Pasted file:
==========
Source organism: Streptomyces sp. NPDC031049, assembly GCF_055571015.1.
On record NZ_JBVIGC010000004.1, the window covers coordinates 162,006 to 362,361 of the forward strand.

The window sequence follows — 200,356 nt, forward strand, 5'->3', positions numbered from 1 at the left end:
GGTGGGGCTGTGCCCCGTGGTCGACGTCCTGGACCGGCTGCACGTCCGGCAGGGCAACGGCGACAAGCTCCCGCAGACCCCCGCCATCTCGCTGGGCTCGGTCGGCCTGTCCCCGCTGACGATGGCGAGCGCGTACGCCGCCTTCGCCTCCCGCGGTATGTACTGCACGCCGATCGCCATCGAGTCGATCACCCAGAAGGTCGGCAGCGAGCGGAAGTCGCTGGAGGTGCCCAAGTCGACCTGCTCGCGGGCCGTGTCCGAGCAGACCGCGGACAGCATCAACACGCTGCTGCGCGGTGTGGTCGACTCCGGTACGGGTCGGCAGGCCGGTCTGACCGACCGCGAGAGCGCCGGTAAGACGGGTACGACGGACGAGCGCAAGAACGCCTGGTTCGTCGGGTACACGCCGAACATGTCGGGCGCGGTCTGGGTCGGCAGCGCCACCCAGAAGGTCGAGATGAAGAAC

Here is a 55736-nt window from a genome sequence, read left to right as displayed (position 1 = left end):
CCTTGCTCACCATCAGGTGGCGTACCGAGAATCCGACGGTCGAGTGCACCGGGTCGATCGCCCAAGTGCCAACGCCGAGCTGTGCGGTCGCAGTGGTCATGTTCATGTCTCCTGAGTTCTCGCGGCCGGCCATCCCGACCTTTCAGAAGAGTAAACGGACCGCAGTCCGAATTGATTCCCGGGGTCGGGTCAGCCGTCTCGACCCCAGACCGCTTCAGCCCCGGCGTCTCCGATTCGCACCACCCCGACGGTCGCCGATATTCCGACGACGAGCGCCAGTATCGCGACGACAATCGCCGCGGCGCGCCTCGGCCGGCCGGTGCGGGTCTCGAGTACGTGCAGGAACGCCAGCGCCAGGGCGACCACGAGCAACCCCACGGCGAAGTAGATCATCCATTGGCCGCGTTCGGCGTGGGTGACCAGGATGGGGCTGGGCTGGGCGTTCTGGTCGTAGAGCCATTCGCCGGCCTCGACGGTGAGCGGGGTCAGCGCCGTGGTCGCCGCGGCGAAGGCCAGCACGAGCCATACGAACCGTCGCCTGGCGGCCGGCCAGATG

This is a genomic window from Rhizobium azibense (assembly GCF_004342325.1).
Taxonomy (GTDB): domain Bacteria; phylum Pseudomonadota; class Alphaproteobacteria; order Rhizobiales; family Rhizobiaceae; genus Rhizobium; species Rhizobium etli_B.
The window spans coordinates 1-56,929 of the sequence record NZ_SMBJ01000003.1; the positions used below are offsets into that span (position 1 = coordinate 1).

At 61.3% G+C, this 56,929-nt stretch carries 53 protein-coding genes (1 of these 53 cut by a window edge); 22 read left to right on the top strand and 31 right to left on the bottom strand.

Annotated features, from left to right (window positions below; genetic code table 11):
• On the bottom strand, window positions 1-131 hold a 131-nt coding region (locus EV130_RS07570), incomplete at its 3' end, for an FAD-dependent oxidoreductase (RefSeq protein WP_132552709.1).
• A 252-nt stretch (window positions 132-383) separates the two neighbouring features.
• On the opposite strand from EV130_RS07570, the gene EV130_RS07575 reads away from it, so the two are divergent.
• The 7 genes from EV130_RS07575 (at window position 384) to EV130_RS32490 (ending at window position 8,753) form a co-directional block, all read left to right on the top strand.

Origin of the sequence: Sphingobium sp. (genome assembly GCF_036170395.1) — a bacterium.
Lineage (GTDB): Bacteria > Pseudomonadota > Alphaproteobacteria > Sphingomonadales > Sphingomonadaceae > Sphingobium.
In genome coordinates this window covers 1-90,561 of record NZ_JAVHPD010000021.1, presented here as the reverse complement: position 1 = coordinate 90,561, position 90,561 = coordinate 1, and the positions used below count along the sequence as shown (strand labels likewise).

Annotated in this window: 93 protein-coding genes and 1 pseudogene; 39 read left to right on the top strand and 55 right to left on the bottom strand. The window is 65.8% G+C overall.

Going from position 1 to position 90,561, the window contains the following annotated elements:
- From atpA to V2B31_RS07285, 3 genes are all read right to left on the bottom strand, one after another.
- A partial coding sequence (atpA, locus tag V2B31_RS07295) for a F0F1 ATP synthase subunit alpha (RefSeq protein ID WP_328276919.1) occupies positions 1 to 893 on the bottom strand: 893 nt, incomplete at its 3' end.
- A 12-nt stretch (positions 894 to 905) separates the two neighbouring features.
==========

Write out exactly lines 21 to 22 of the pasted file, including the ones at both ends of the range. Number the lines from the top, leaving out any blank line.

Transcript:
- From atpA to V2B31_RS07285, 3 genes are all read right to left on the bottom strand, one after another.
- A partial coding sequence (atpA, locus tag V2B31_RS07295) for a F0F1 ATP synthase subunit alpha (RefSeq protein ID WP_328276919.1) occupies positions 1 to 893 on the bottom strand: 893 nt, incomplete at its 3' end.